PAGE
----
Issue Fall 15
The influence of Asian culture on the United States has been felt for a very long time, and in recent years that influence has become larger and more nuanced. As immigrants and subsequent generations born in America become a larger segment of the population, they have worked hard to become part of the melting pot while also holding onto the aspects of their cultural heritage they hold dear. That has been the experience of P.J. Quesada and his family as they have worked to make Ramar Foods the leader in providing the taste of the Philippines to a broadening market in the United States.
The California-based company was founded in 1969 by Ramon and Maria Quesada, who started out importing and distributing Filipino food to a small base of customers on the West Coast. Later, their son Primo worked hard to expand the company’s scope to include manufacturing, and today the company is one of the leading manufacturers of Filipino foods in the United States. P.J. Quesada represents the third generation of family leadership for the company, and he says Ramar Foods works hard to live up to the values his grandparents instilled in their family and their company. He says the company is proud to have grown into what it is today, but “what’s equally important is who we are.”
According to Quesada, his grandparents founded Ramar Foods to give the generations to follow something they could build upon, and as Asian-Americans become a larger and more significant segment of the United States population, the company’s connection to Filipino culture and ongoing evolution becomes all the more important. “We take that very personally because there is an ongoing search for what it means to be Filipino in this country, and we think one of the answers can be found in our food,” Quesada says.
Ramar Foods has grown in scope substantially since its inception, with manufacturing facilities throughout northern California and distribution centers in Los Angeles and Honolulu. Although the company’s original focus was on Asian supermarkets and that continues to be the largest segment of its customer base today, Ramar Foods has expanded its scope to include customers in the foodservice industry as well as military commissary grocery stores. The company’s evolution has been gradual but consistent, and as the Asian-American demographic changes it has been working to follow that demographic into conventional supermarkets as well. “We’re learning as we go,” Quesada says.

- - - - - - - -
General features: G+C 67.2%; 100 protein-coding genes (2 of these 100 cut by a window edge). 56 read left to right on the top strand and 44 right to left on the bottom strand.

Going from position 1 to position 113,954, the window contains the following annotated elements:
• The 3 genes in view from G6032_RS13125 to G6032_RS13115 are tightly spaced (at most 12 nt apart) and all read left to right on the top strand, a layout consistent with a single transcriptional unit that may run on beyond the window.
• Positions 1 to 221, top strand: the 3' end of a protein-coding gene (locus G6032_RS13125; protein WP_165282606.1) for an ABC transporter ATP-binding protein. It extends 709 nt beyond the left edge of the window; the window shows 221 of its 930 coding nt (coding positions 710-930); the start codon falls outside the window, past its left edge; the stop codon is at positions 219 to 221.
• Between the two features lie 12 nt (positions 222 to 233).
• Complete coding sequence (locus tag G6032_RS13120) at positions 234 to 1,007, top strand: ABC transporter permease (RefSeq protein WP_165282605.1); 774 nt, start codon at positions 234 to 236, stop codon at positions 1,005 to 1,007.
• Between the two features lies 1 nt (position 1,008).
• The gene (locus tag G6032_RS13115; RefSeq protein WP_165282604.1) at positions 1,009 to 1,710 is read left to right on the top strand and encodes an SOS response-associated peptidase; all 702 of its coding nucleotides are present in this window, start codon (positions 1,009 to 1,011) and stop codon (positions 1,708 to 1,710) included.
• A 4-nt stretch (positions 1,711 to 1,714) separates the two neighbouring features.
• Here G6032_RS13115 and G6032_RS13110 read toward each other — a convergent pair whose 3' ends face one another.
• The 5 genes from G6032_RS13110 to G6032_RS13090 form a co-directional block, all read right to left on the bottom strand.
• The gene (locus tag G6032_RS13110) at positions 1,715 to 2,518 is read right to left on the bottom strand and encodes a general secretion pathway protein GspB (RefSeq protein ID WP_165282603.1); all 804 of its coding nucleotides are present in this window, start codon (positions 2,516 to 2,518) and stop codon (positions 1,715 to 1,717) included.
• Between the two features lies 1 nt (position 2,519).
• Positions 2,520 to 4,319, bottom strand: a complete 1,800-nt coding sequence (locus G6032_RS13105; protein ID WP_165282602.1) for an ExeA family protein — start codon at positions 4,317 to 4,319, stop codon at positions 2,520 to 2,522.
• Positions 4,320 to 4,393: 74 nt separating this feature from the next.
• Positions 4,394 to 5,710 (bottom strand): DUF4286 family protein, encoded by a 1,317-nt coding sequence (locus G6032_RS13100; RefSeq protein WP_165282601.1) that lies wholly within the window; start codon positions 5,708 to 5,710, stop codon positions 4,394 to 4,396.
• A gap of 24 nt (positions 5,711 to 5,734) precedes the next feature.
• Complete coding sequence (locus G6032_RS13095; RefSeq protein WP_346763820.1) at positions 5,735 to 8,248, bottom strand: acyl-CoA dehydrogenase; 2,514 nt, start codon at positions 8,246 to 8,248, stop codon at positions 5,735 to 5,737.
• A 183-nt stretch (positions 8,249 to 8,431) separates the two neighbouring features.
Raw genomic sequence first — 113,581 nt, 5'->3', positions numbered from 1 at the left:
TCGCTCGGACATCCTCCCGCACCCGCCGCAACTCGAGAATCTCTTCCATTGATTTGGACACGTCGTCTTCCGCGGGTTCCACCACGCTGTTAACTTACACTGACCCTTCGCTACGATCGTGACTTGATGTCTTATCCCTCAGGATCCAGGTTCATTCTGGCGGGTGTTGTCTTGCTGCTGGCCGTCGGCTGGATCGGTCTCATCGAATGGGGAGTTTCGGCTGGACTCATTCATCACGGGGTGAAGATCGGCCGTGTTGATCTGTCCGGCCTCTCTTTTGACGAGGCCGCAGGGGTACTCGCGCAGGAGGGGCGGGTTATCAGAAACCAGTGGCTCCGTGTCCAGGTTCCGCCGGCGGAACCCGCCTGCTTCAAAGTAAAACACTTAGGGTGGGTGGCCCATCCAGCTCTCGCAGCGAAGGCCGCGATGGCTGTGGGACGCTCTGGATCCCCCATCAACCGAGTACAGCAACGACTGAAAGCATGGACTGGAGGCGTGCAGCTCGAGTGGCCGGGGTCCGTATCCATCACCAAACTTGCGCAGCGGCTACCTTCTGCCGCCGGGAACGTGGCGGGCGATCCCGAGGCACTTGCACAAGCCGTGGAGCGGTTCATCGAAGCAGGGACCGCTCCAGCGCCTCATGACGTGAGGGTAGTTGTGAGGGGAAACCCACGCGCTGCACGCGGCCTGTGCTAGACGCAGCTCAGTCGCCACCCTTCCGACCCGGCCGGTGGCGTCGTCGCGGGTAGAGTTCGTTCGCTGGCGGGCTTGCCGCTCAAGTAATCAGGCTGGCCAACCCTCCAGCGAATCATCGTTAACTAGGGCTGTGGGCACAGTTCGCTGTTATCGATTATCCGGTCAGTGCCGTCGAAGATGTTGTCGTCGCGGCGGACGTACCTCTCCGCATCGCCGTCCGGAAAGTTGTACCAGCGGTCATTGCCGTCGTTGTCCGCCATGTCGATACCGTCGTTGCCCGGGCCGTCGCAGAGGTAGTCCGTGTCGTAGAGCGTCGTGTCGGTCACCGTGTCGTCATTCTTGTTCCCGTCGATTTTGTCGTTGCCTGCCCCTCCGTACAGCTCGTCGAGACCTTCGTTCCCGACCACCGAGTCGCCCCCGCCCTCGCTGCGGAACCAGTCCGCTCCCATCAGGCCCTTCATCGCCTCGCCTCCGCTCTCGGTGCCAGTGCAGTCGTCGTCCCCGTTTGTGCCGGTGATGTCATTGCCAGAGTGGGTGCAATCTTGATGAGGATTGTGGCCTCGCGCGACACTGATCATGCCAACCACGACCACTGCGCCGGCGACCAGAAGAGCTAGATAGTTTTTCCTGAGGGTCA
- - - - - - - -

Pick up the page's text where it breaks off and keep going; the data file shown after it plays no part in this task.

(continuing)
As the Asian-American demographic becomes more and more populated the second and third generations, Asian-Americans begin to drift away from shopping exclusively at Asian supermarkets, but that doesn’t mean they have abandoned the products and tastes they grew up with. “Their tastes are evolving in that they are adopting more of an American shopper’s value system,” Quesada says.
At the same time, the Asian supermarket industry has undergone significant changes, as well. Once dominated by local mom-and-pop stores, the industry has undergone a lot of consolidation, resulting in chains that have the size and scope of traditional supermarkets in many cases but the same tight focus on Asian products. “We’ve gotten a bit of training on how to work with customers on that scale, and it’s made us a stronger company,” Quesada says.
Setting itself apart in the Asian food sector means Ramar Foods stays true to the recipes and flavors that make Filipino food unique, even if that means putting itself at risk of being undercut on pricing. Although Quesada says that can be a challenge, Ramar Foods counts on the high quality of its products and its strong brand recognition to win over consumers. “One thing that everyone in this sector understands is that it’s very price-driven, very value-driven,” he says.
Many of Ramar Foods’ competitors find ways to cut out or reduce the amount of more costly ingredients in their products, Quesada says the company refuses to cut corners. “If we’re making a meat sausage, it’s going to be a meat sausage, and if we’re making an ice cream, the main ingredient is going to be premium cream,” he says.
This refusal to take shortcuts has served Ramar Foods well over the decades, and has resulted in the company’s many brands becoming some of the most popular in the segment. Among the company’s distinct and popular brands are Magnolia Ice Cream®, Orientex prepared meats and Pampanga’s Best sausages. “Our brands are very well-respected,” Quesada says.